In his New York Times column Friday, David Brooks is worried about what might be the ultimate big picture: the collapse of Western civilization. He sees the signs all over, particularly in the rise of "strong men" around the world such as Vladimir Putin, Turkey's Recep Erdogan, Kim Jong Un, and, yes, our own president. "While running for office, Donald Trump violated every norm of statesmanship built up over these many centuries, and it turned out many people didn't notice or didn't care," writes Brooks. Modern governments, he adds, are beginning to resemble "premodern mafia states, run by family-based commercial clans." He's also worried about the rise of fringe parties, as can be seen in the presence of Marine Le Pen in France, and the "collapse of liberal values at home," as seen in the shouting down of speakers at college campuses.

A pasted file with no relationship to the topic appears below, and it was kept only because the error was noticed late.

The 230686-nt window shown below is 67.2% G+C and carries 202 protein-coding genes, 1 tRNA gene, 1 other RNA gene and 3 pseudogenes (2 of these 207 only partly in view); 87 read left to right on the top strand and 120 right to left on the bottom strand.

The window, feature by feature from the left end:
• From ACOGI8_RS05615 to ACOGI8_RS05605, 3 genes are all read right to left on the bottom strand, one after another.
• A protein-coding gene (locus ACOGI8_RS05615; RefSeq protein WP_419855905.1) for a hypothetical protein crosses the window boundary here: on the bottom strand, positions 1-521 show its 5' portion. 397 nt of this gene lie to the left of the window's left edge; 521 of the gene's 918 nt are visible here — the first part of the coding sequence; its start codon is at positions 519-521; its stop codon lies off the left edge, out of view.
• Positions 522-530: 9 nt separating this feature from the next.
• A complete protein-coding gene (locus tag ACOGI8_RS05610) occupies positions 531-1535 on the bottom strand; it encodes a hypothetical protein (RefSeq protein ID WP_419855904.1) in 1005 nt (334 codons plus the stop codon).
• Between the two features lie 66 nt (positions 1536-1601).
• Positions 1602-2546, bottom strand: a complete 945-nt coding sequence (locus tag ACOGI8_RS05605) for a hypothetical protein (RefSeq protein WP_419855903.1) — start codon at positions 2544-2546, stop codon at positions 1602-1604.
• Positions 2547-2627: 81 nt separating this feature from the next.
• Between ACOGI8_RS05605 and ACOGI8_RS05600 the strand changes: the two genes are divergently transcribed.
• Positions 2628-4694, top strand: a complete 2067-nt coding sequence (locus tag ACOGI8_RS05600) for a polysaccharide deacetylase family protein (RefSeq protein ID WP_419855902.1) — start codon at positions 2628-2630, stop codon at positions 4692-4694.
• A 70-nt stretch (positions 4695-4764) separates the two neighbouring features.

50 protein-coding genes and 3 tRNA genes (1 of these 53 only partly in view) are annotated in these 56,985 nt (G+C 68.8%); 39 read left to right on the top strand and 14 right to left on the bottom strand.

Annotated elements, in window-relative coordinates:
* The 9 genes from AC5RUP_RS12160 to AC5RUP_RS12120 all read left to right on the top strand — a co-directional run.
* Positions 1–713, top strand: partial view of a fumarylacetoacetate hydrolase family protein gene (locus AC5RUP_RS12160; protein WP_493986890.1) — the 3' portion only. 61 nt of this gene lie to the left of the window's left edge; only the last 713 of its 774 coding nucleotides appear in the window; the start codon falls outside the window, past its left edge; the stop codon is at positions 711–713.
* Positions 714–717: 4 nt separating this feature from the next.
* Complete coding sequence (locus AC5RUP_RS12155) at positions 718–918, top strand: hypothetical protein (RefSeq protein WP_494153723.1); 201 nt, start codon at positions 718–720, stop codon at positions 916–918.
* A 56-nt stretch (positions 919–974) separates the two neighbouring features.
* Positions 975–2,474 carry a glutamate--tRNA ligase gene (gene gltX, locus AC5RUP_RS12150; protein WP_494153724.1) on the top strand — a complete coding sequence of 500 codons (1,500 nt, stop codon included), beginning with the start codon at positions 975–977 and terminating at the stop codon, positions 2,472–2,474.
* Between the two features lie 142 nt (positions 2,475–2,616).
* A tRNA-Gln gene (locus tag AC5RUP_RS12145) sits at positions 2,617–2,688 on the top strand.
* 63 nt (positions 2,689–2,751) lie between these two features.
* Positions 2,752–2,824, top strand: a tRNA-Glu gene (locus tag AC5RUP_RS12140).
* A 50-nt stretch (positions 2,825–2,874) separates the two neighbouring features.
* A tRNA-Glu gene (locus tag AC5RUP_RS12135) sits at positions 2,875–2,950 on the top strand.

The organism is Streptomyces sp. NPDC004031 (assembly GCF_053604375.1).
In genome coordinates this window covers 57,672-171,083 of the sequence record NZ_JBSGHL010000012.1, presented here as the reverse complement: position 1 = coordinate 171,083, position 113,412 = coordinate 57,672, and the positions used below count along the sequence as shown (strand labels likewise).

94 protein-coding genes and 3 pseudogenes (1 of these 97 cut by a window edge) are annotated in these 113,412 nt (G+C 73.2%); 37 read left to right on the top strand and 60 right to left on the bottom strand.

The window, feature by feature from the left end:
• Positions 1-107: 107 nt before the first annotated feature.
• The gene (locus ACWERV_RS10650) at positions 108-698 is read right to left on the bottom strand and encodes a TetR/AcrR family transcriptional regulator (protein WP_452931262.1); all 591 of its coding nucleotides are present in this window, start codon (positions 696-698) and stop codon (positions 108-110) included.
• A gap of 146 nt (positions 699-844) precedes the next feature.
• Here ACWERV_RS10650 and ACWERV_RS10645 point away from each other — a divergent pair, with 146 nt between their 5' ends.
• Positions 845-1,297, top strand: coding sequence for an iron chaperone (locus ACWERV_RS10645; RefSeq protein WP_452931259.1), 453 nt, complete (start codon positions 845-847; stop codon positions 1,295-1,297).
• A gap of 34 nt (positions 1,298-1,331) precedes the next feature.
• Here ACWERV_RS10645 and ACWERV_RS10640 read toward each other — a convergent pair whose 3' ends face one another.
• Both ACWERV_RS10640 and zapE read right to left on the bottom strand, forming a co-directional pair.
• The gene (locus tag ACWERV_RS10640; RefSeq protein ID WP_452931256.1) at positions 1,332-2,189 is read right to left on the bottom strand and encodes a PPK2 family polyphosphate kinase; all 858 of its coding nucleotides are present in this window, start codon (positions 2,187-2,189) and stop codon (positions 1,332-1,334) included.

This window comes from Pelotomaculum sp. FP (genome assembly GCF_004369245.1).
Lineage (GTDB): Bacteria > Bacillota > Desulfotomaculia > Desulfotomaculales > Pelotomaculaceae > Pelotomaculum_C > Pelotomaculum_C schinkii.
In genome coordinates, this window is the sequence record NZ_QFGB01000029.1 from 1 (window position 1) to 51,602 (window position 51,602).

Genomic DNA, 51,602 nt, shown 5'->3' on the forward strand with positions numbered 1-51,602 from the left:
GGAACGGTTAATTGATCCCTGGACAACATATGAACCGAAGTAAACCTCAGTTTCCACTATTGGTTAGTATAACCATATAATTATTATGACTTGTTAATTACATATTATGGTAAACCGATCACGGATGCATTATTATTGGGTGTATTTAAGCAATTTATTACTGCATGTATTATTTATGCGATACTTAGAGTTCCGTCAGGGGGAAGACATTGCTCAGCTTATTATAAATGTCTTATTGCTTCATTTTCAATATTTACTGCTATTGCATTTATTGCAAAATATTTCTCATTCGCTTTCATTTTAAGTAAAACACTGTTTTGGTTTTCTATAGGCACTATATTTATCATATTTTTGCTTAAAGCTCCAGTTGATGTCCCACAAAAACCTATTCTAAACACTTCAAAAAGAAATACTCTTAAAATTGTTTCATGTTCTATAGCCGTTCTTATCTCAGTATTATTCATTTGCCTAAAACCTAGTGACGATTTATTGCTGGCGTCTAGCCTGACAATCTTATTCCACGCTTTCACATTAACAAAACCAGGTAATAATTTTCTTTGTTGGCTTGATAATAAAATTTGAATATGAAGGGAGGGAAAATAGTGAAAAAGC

"These days, the whole idea of Western civ is assumed to be reactionary and oppressive," he concludes. "All I can say is, if you think that was reactionary and oppressive, wait until you get a load of the world that comes after it." At the BBC, Rachel Nuwer paints a similarly dark picture after interviewing scientists and historians about the long-term prospects for Western societies. The two main themes are growing economic and ecological stresses, but she does end with a hint of hope, summing up the view of one of her interviewees: "Western civilization is not a lost cause, however. Using reason and science to guide decisions, paired with extraordinary leadership and exceptional goodwill, human society can progress to higher and higher levels of well-being and development." Click for Brooks' column, and for Nuwer's.